Holes By Louis Sachar Negation Term Paper
Excerpt from Term Paper :
When he steals the truck to look for Zero, he thinks to himself, "He couldn't blame his no-good-dirty-rotten-pig-stealing-great-great-grandfather this time. This time it was his own fault, one hundred percent" (Sachar 148). Stanley finally finds happiness in the most unlikely of places, an onion field on the side of a mountain. The onions heal Stanley and Zero because they are what is left of the Onion Man's field, and he was a good, decent person. Stanley discovers he is a good, decent person too, and he begins to like himself, and that is the beginning of his transformation.
Stanley's ordeal at Green Lake really shows that life has many twists and turns, and everything that happens is supposed to happen, like destiny. The Yelnats were supposed to suffer so they could fully enjoy their success. Stanley was supposed to get hit by those tennis shoes to make the entire story fall into place. He was supposed to go to a camp run by the relative of the woman who robbed his great-grandfather so he could find the remnants of his grandfather's fortune. However, Stanley would have never discovered the strength within himself if he had not have gone to Green Lake, and that was the real reason he was supposed to go there. He was supposed to see what self-pity and anger could do to a person. The Warden was a lonely, angry, bitter woman, and it destroyed her and those around her. She was evil, and it took Stanley to expose her to the rest of the world. Stanley had to go on his...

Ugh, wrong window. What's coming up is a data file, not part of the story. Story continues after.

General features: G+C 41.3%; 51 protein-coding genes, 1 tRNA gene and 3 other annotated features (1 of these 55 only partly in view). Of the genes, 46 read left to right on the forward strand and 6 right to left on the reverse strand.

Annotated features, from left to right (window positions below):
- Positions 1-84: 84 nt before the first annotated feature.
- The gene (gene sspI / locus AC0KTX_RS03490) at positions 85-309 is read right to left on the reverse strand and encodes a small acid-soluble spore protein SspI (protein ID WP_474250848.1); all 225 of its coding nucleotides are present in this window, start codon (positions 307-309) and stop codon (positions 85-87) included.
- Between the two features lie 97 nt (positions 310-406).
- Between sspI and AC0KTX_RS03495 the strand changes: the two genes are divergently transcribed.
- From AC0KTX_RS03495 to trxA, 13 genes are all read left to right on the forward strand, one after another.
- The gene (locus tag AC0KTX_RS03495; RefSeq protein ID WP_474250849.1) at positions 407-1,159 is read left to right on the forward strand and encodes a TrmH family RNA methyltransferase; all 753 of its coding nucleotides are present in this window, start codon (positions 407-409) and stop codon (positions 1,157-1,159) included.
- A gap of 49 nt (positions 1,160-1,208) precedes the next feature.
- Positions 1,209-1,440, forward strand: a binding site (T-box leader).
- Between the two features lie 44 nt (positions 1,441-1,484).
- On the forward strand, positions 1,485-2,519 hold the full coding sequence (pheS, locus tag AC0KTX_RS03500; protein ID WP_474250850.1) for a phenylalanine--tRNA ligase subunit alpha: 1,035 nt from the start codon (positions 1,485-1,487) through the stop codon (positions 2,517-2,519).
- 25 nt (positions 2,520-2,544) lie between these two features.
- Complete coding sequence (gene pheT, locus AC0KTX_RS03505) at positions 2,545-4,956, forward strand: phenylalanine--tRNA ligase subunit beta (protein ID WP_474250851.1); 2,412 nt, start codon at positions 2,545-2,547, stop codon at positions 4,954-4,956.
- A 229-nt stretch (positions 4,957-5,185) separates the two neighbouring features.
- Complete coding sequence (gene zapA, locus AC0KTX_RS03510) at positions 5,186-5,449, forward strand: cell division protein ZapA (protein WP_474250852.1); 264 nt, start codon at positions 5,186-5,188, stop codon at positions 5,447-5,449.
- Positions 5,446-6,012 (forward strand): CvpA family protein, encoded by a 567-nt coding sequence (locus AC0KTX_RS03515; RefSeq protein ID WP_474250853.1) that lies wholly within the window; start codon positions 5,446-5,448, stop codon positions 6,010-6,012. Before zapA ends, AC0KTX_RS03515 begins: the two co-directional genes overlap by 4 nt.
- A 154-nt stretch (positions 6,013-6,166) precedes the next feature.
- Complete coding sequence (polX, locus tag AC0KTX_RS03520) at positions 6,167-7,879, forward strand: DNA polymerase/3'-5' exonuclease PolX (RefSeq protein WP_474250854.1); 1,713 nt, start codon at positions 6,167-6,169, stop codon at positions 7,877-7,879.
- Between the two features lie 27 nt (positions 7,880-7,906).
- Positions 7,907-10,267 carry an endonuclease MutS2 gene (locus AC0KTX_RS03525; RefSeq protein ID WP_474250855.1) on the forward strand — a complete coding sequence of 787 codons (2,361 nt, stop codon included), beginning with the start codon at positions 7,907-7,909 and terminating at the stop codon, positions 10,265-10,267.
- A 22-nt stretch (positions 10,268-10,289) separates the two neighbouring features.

...In the worst situation, Stanley discovered he could be happy, and it was all downhill from there.
Holes" is deceptively simple. The book is written for children, but it has very adult themes. It is a look at a young boy's coming of age, but it is really a look at how society really supports self-pity and those who feel sorry for themselves. The counselors and the Warden at Green Lake are the worst of society, and they create their own version of Hell for the boys unlucky enough to be sent there. However, the boy everyone despises the most is the wisest one of them all, because he knows that life is not all about holes, but digging yourself out of them and surviving. "Holes" is funny, but the story is moving and uplifting, and anyone who reads it should really have a hard time feeling sorry for themselves again.
In conclusion, "Holes" is a funny look at the quirks that make up everyone, especially self-pity. Everyone indulges in self-pity once in a while. It is easy to see how the boys at Green Lake could have been lost in self-pity. However, the book shows that self-pity does not solve anything. In fact, it pokes fun at self-pity the way it pokes fun at just about everything. The book uses humor to show that feeling sorry for themselves never got anyone anywhere, and the people that allow self-pity to rule them are unhappy and evil, like the Warden, hopelessly digging for treasure because of a myth.
Sources Used in Documents:
Sachar, Louis. Holes. New York: Yearling Books, 1998.
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